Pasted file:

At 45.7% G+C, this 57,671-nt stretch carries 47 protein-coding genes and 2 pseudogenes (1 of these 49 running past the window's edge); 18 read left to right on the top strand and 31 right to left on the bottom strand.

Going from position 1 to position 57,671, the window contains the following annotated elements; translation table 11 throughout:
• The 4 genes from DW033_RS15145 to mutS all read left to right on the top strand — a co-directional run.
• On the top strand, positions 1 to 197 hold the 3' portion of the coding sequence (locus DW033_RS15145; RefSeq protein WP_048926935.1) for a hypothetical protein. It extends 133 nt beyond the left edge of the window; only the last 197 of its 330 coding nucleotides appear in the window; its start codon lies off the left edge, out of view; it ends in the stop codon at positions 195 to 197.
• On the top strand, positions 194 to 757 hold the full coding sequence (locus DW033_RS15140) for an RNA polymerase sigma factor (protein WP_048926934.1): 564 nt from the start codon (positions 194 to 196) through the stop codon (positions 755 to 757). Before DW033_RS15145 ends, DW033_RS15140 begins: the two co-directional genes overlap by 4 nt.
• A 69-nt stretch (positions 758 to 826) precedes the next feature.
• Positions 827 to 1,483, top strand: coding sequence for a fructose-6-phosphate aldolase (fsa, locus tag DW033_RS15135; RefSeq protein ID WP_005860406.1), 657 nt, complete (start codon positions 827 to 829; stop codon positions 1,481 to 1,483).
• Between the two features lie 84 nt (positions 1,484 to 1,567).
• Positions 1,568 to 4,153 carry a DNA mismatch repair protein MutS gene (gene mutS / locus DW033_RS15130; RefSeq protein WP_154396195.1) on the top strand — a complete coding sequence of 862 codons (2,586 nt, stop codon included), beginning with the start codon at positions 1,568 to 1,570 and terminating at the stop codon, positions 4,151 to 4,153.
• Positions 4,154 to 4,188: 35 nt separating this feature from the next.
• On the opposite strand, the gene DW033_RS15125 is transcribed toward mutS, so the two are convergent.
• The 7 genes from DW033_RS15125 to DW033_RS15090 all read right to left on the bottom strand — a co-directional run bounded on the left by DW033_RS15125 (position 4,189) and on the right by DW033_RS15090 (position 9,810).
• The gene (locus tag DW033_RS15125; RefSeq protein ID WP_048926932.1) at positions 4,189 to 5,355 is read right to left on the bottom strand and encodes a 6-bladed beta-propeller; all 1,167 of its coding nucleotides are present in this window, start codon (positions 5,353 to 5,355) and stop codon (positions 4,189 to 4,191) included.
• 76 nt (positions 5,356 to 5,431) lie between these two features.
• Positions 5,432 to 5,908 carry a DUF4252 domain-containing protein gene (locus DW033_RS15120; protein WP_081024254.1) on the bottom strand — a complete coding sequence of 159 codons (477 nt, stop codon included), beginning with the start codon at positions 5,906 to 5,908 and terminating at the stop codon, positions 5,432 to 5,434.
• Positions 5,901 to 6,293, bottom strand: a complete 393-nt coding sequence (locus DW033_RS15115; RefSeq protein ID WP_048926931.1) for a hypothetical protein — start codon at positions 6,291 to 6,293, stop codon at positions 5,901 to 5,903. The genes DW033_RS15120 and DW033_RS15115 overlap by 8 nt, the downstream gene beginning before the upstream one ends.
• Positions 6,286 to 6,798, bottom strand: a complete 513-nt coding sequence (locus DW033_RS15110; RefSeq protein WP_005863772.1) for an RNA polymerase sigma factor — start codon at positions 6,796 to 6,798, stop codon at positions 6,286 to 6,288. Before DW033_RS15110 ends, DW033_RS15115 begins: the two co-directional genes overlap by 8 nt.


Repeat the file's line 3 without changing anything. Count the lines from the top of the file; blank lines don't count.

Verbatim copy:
• The 4 genes from DW033_RS15145 to mutS all read left to right on the top strand — a co-directional run.